Cesium for Unreal has progressed a great deal. It is currently more stable and flexible than implementations for Omniverse or Unity. I surmise that this is because of the source-available nature of Unreal, as opposed to the closed-source model of the other platforms. Smart move by Epic. I hope it stays that way and becomes more open over time. Cesium is opensource, which is crucial to its flexibility and widespread adoption.

AI and ML

Of course, the elephant in the room is Artificial Intelligence and Machine Learning. It has been fascinating to watch this evolve over the past 6 months – a huge hype-cycle reminiscent of the Blockchain frenzy of the last few years – but at least blockchain was never represented as an ‘existential risk’ . Nevertheless, quantum blockchain technologies will, some day, become human-actor authentication and provenential authorities for lots of different types of data – it may become the only way to distinguish between ‘real’ and generative datasets.

AI  is the definitive enabling technology of our time. It present risks (not yet existential ones) and great opportunities. Like any powerful technology it must be treated with great circumspection and aligned with scientific and ethical interests for the benefit of ‘humanity’. It’s a mirror of humanity, and humanity is not all good. Artistic engagement can help explore and critique this new domain.


David Chalmer’s Reality+ (2022) stimulates  thoughts about the interfusion of world, data and intention, as does Jeff Malpas’ Place and Experience: A Philosophical Topography (2nd Ed. 2018) and Peter Otto’s Multiplying Worlds: Romanticism, Modernity and the Emergence of Virtual Reality (2011).

Apple’s Vision Pro is the latest technological offering in this long history of the intermediation of the self, panorama and place. And it is compelling – not because of the artificial gaze projected to the outside world (deixis to the other), but because of the disposal of controllers – that it can operate by coded hand-gesture alone. Its parts are not new, but the bringing together of systems is. It looks very interesting.

Yet the price of all ‘complete’ XR is total surveillance, even with a ‘secure enclave’: it’s still a head in a box, inherently panoptic and performative.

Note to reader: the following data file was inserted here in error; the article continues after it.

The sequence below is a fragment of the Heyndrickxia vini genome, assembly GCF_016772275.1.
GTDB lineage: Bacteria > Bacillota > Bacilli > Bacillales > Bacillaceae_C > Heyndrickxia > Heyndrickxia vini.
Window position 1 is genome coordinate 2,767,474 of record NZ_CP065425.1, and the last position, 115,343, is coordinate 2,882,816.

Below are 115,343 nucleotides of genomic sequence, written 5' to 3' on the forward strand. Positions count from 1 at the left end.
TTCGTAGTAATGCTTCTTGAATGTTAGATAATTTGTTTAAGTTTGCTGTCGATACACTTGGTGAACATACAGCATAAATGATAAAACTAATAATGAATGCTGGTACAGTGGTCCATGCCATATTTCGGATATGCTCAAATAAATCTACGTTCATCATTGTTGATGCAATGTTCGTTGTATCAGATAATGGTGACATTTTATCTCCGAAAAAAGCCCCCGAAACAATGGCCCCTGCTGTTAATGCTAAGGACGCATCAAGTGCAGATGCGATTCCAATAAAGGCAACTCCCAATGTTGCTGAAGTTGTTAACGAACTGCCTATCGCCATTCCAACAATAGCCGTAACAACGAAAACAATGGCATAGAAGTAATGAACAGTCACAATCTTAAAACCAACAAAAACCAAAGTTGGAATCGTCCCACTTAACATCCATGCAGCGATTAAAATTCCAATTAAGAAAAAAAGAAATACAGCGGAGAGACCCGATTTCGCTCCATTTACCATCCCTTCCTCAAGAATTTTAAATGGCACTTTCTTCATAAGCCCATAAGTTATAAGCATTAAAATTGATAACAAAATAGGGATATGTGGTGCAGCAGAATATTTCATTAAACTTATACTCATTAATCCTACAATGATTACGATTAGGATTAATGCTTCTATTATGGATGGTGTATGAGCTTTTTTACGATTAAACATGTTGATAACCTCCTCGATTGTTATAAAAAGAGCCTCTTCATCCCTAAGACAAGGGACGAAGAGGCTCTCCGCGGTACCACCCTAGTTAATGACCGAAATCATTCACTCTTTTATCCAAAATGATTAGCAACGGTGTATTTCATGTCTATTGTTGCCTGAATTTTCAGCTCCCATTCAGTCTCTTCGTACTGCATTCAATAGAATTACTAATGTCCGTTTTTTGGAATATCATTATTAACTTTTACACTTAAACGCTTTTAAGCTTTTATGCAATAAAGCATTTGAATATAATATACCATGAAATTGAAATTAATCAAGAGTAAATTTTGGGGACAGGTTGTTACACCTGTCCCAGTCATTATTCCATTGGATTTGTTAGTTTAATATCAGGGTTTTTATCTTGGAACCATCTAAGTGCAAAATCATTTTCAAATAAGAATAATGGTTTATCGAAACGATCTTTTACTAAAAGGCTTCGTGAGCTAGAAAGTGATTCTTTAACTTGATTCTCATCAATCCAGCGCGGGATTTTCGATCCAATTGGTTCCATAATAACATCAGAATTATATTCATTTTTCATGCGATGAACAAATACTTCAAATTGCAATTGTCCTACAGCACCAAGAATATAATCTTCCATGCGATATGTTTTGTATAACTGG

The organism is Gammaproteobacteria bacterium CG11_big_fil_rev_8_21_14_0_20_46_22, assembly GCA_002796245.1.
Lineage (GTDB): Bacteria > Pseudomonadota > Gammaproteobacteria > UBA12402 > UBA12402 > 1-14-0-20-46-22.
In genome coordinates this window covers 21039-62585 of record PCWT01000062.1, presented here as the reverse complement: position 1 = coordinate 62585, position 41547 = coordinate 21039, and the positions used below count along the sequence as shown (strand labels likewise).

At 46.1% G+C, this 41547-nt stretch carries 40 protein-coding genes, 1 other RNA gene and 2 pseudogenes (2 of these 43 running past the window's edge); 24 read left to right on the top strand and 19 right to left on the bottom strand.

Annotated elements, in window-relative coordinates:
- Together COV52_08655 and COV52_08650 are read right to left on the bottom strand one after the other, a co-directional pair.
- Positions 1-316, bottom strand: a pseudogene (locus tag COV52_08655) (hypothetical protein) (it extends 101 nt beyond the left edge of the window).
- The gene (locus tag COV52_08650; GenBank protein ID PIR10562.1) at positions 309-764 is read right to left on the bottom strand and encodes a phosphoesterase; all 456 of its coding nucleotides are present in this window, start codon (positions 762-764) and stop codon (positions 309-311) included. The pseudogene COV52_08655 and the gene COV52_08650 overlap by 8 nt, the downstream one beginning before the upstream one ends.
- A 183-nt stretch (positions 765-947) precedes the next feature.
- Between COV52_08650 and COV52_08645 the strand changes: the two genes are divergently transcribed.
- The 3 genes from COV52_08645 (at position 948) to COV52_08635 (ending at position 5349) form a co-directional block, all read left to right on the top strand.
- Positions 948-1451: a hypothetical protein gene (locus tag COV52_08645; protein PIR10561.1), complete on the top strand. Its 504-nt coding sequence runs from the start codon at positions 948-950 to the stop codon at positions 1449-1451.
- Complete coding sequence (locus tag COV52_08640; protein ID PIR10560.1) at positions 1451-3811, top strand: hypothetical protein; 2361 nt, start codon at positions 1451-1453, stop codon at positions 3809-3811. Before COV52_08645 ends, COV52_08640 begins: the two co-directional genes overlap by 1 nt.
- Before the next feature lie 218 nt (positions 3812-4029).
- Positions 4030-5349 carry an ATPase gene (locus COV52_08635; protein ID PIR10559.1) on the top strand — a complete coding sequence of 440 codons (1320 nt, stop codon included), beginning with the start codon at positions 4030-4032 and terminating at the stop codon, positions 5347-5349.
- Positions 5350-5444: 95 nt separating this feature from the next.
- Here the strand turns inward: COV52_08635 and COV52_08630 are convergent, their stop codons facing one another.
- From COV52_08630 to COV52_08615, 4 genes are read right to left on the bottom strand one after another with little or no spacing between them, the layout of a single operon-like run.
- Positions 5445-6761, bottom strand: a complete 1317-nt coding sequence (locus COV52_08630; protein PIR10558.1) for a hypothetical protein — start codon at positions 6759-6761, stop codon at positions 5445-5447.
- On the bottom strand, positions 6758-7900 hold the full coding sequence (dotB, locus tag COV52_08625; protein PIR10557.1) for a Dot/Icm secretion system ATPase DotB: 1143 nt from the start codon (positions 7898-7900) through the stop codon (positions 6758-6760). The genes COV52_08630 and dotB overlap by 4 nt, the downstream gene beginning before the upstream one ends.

One wonders how long it will be before we all need to start wearing tinfoil hats to resist implanted thoughts or inception. Quite a long time, I expect, but not forever. Besides, the notion of implanted thoughts is epistemically ambiguous – often these are simply referred to as ‘culture’, ‘beliefs’ and ‘language’. It’s all quite problematic in the post-truth, post-human world of the Novacene. More to contemplate.

Some Practical Examples

In these naive and early days of AI XR, the world that is opening up is fascinating, as I hope the brief sketches above demonstrate. I think of them simply as sketches in exploring how XR will become continuous across mobile devices, HMDs/spectacles and desktop and large immersive screens. Each device format has its own affordances and content, interactions and UI/UX needs to be cognizant of that – lots of interesting design considerations. Natural interactions seem the most compelling, as the premise of ubiquitous/ambient computing is that it will disappear into the background and essentially become invisible – except for intermediation with the world via AI agents such as our idea of the Geon.

I hope you’ve found the material I’ve covered here as interesting, useful and thought provoking as I have! My sincere thanks to Prof. Chris Fluke, the SmartSat CRC and ANAT for facilitating this absorbing residency.  Lots to think about and lots of ideas for future work.